Build-A-Bar: A Byrrh by Any Other Name

First of all, a word on pronunciation. Ever since I requested a shot of "fur-neigh," I've made a habit of asking about pronunciation when ordering any new, especially foreign, ingredient. I've found that very few cocktail and spirit discussions bother with this, and while it's certainly not critical, mispronouncing anything can be a source of embarrassment.

Sometimes, the world of cocktails can seem like a realm of secret handshakes and secret knowledge, with those not in the know squarely on the outside. While that's not entirely true, and certainly not at anyplace worth drinking at, a little bit of knowledge goes a long way toward developing a comfort level. Toward that end, "Byrrh" is pronounced "beer," more or less. The finer inflections of pronunciation won't really matter, but saying "Burr" might get you the briefest of sideways glances. Now, on to things that actually matter.

Byrrh has been around since the late 1800s, when it was first produced from a base of Carignan and Grenache grapes, then blended with neutral spirits. The resulting mistelle (me stell) gets a fresh addition of dry red wines and chinchona bark (quinine), along with other flavorings kept closer to the Pernod vest, and is aged in barrels for three years.

Byrrh is mildly sweet, with winey notes coming through strongly, buoyed by darker, brandied flavors similar to a port or a Madeira. Dried fruits, like prunes, figs and raisins, provide a backbone, while hints of their fresher cousins offer plenty of lush high notes. The bitterness is mild, though noticeable, and a host of accompanying spicy flavors hint at coffee, citrus and chocolate. A pleasant hit of acidity helps keep things fresh, and prevents the natural sweetness from taking over.

Similar in character and composition to many aperitif wines and vermouths, Byrrh substitutes well in most situations that might call for a dark, sweet version. I've stirred it effectively into many a Manhattan, not to mention most of its similarly situated siblings. The bitterness works well with citrus, which also picks up the orange aromas lurking in the background, and has enough oomph to stand up to darker spirits. The molasses funk of an aged Jamaican rum makes a particularly nice pair.

For a classic take on Byrrh, I had to look no further than the back of the bottle. The Byrrh Special seems to have gotten its start in Harry Craddock's 1930 classic, The Savoy Cocktail Book. While the original calls for Tom gin, my bottle requested Plymouth, and I obliged.

Since I was already veering slightly from the historical course, I decided to go with a gut instinct and add my own little twist to the classic. Recently, I'd seen CNN's Kat Kinsman said some nice things about a drink she'd had at the Vesper in the Cosmopolitan in Vegas. The mention of "five spice" struck a chord just as I was whipping up a Byrrh Special, and the blend of spicy, sweet and herbal seemed like a perfect fit for Byrrh.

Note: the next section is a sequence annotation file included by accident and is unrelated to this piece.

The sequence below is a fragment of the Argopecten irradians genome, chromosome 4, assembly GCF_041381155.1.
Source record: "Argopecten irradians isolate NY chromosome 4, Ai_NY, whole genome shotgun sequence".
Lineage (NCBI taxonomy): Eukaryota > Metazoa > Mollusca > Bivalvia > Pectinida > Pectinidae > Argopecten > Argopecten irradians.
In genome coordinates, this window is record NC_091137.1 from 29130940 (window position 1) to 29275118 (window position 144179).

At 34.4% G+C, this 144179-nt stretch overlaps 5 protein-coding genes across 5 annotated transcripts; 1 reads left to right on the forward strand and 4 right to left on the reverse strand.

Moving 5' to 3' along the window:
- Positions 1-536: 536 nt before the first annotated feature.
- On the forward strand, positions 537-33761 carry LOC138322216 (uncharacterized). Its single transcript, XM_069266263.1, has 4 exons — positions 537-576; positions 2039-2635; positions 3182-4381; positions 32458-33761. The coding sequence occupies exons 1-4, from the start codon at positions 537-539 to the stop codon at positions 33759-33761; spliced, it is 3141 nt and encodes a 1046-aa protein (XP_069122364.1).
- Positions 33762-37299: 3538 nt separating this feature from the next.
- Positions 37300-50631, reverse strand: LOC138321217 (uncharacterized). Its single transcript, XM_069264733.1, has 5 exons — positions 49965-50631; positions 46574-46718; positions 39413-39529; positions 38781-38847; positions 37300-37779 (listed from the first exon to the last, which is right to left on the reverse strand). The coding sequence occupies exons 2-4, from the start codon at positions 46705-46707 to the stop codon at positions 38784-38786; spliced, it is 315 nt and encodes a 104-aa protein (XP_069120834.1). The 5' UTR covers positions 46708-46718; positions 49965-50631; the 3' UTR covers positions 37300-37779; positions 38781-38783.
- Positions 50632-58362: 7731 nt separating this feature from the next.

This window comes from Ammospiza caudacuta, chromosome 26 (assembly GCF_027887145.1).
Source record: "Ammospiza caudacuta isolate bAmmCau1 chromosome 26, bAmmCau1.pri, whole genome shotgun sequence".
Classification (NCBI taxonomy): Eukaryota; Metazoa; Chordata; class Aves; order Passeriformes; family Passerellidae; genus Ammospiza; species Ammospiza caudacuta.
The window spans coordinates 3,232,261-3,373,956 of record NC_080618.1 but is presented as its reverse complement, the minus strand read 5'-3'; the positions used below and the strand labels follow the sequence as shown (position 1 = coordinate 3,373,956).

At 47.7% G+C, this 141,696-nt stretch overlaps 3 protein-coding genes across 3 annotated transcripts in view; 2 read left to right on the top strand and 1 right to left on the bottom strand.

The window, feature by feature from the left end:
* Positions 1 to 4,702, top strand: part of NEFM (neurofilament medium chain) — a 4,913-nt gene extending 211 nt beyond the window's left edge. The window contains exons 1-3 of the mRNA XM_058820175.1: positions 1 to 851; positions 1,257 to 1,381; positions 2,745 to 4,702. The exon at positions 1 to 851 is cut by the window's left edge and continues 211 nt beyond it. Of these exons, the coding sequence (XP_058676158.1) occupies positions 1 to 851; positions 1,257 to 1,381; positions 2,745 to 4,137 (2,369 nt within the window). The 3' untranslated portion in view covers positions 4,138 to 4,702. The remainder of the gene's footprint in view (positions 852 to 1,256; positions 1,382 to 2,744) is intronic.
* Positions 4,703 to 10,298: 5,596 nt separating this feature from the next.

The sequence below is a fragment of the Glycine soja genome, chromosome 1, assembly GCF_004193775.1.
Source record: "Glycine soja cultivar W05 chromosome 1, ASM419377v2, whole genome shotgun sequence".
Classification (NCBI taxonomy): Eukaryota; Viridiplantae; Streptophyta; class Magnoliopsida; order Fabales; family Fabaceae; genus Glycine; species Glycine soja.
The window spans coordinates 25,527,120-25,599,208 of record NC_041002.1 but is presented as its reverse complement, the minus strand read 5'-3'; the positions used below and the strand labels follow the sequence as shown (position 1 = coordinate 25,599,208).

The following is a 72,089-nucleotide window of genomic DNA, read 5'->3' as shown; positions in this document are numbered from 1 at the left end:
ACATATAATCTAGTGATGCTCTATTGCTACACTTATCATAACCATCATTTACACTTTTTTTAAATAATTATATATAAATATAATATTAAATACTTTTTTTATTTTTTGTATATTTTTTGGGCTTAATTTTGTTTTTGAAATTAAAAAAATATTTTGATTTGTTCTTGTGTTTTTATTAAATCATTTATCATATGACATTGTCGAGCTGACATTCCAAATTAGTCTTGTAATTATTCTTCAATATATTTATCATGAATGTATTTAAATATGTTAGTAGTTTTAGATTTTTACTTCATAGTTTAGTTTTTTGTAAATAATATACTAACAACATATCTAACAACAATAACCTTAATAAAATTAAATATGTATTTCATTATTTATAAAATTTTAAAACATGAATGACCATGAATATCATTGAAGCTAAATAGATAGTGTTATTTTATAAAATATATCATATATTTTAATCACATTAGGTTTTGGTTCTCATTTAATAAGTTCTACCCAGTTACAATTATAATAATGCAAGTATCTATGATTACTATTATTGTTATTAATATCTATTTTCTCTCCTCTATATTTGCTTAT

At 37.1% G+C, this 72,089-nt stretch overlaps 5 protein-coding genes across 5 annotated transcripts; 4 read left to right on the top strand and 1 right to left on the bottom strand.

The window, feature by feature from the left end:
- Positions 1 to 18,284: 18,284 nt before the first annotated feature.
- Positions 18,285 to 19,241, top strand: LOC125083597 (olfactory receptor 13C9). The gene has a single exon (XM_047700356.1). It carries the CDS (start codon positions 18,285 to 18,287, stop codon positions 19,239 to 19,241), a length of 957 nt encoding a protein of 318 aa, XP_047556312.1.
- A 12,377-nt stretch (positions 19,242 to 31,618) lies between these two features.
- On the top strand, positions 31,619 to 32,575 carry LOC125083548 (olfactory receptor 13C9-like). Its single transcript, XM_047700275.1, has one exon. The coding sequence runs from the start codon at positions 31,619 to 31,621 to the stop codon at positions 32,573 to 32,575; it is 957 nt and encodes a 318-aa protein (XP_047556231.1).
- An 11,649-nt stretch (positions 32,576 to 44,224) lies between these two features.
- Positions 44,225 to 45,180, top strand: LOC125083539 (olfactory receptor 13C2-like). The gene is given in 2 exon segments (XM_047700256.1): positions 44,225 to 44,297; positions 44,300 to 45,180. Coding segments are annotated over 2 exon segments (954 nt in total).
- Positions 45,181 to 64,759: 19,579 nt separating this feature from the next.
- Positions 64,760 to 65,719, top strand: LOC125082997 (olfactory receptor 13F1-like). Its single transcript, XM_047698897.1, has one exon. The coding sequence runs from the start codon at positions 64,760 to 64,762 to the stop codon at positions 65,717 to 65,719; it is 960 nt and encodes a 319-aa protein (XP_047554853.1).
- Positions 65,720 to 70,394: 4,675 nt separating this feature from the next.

Five Spice Byrrh Special

  • 1.5 oz Byrrh
  • 1.5 oz Plymouth Gin
  • Pinch Five Spice (careful here)

Combine all ingredients over ice, stir and strain into a cocktail glass. Garnish with a twist of lemon. Note that when I say be careful with the Five Spice, I mean it. The spice can quickly take over, dominating the other flavors and rendering the sweetness cloying.

For a truly solo effort, I went through a lot of different ideas. An all-aperitif cocktail, sweet and dry vermouth duking it out with Byrrh and Cocchi Americano, proved simultaneously too delicate and too brash, in odd ways. The aforementioned rum and Byrrh combination was pulling ahead, a cocktail coalescing around Byrrh, Smith and Cross and Pierre Ferrand Dry Curaçao, and then Wes Anderson shifted me in a different direction.

As I've said before, the path to inspiration is not always expected. Nor does it necessarily have anything to do with the matter at hand. In this instance, it started with a name. By happenstance, it occurred to me at a very particular point in Anderson's Moonrise Kingdom that the film's title might make a swell name for a cocktail. Which cocktail was the only question. Fortunately, that scene provided me with a roundabout answer. Let's see if you can guess it.

Moonrise Kingdom

  • 2 oz Byrrh
  • 3/4 oz Rye
  • Bsp. Coffee Simple Syrup* (optional)
  • 3 oz Whole Milk

Combine all ingredients over ice and shake thoroughly. Double-strain into a Collins or Highball glass filled with ice, as needed for the drink to fill the glass. Frothy, mild and delicious, this Milk Punch variant lends a genteel character to the Byrrh. The bitterness fades to a whisper, while the more vibrant fruity elements come to the fore, bringing with them a sort of flowery perfume. This is not a strong drink, nor a particularly aggressive one, but I feel it aptly showcases the versatile character of Byrrh, and from a different angle than is typical.

*For my coffee syrup, I prepared a rich syrup by dissolving 2 cups of sugar in 1 cup of water over moderate heat. Once prepared, I added one cup of ground coffee, allowing it to steep for about five minutes, before straining it into a bottle. While I like the resulting drink, I feel it masks the Byrrh a bit, taking over the cocktail even in such small proportion. It's delicious, but strong.

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Nicholas L. Hall is a husband and father who earns his keep playing a video game that controls the U.S. power grid. He also writes for the Houston Press about food, booze and music, in an attempt to keep the demons at bay. When he's not busy keeping your lights on, he can usually be found making various messes in the kitchen, with apologies to his wife.
Contact: Nicholas L. Hall